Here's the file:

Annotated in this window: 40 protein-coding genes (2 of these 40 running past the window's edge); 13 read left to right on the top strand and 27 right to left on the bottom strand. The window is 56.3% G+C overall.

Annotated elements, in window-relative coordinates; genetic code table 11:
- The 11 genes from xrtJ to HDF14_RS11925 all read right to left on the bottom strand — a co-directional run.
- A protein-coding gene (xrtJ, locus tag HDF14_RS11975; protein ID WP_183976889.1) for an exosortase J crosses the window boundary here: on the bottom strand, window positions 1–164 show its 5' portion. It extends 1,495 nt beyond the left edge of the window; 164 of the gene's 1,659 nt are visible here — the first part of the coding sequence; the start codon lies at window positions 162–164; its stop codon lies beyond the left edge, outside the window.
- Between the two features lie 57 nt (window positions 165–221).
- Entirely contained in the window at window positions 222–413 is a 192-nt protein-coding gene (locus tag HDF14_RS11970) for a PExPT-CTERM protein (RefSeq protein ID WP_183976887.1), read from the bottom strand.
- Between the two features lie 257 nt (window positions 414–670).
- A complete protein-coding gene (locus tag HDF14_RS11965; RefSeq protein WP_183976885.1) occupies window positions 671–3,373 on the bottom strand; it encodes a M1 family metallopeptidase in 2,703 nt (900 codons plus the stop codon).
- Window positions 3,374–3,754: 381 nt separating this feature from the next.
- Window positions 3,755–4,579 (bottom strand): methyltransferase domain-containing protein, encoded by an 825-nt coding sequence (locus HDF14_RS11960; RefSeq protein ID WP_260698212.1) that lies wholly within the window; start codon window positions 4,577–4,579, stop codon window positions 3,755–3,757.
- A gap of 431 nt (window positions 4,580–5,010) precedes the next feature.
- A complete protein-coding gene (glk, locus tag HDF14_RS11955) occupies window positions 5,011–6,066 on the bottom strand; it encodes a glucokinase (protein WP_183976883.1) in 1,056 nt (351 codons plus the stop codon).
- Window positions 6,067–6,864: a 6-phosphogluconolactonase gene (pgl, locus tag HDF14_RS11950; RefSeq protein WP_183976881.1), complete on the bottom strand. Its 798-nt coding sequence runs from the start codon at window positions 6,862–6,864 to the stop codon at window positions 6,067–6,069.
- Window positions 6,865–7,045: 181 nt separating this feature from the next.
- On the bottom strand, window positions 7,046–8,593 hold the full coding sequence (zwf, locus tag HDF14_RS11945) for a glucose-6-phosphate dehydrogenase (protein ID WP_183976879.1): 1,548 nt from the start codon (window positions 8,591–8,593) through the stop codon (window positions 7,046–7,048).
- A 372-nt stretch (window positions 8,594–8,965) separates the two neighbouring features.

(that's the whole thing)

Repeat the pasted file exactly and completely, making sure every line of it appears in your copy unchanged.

Annotated in this window: 40 protein-coding genes (2 of these 40 running past the window's edge); 13 read left to right on the top strand and 27 right to left on the bottom strand. The window is 56.3% G+C overall.

Annotated elements, in window-relative coordinates; genetic code table 11:
- The 11 genes from xrtJ to HDF14_RS11925 all read right to left on the bottom strand — a co-directional run.
- A protein-coding gene (xrtJ, locus tag HDF14_RS11975; protein ID WP_183976889.1) for an exosortase J crosses the window boundary here: on the bottom strand, window positions 1–164 show its 5' portion. It extends 1,495 nt beyond the left edge of the window; 164 of the gene's 1,659 nt are visible here — the first part of the coding sequence; the start codon lies at window positions 162–164; its stop codon lies beyond the left edge, outside the window.
- Between the two features lie 57 nt (window positions 165–221).
- Entirely contained in the window at window positions 222–413 is a 192-nt protein-coding gene (locus tag HDF14_RS11970) for a PExPT-CTERM protein (RefSeq protein ID WP_183976887.1), read from the bottom strand.
- Between the two features lie 257 nt (window positions 414–670).
- A complete protein-coding gene (locus tag HDF14_RS11965; RefSeq protein WP_183976885.1) occupies window positions 671–3,373 on the bottom strand; it encodes a M1 family metallopeptidase in 2,703 nt (900 codons plus the stop codon).
- Window positions 3,374–3,754: 381 nt separating this feature from the next.
- Window positions 3,755–4,579 (bottom strand): methyltransferase domain-containing protein, encoded by an 825-nt coding sequence (locus HDF14_RS11960; RefSeq protein ID WP_260698212.1) that lies wholly within the window; start codon window positions 4,577–4,579, stop codon window positions 3,755–3,757.
- A gap of 431 nt (window positions 4,580–5,010) precedes the next feature.
- A complete protein-coding gene (glk, locus tag HDF14_RS11955) occupies window positions 5,011–6,066 on the bottom strand; it encodes a glucokinase (protein WP_183976883.1) in 1,056 nt (351 codons plus the stop codon).
- Window positions 6,067–6,864: a 6-phosphogluconolactonase gene (pgl, locus tag HDF14_RS11950; RefSeq protein WP_183976881.1), complete on the bottom strand. Its 798-nt coding sequence runs from the start codon at window positions 6,862–6,864 to the stop codon at window positions 6,067–6,069.
- Window positions 6,865–7,045: 181 nt separating this feature from the next.
- On the bottom strand, window positions 7,046–8,593 hold the full coding sequence (zwf, locus tag HDF14_RS11945) for a glucose-6-phosphate dehydrogenase (protein ID WP_183976879.1): 1,548 nt from the start codon (window positions 8,591–8,593) through the stop codon (window positions 7,046–7,048).
- A 372-nt stretch (window positions 8,594–8,965) separates the two neighbouring features.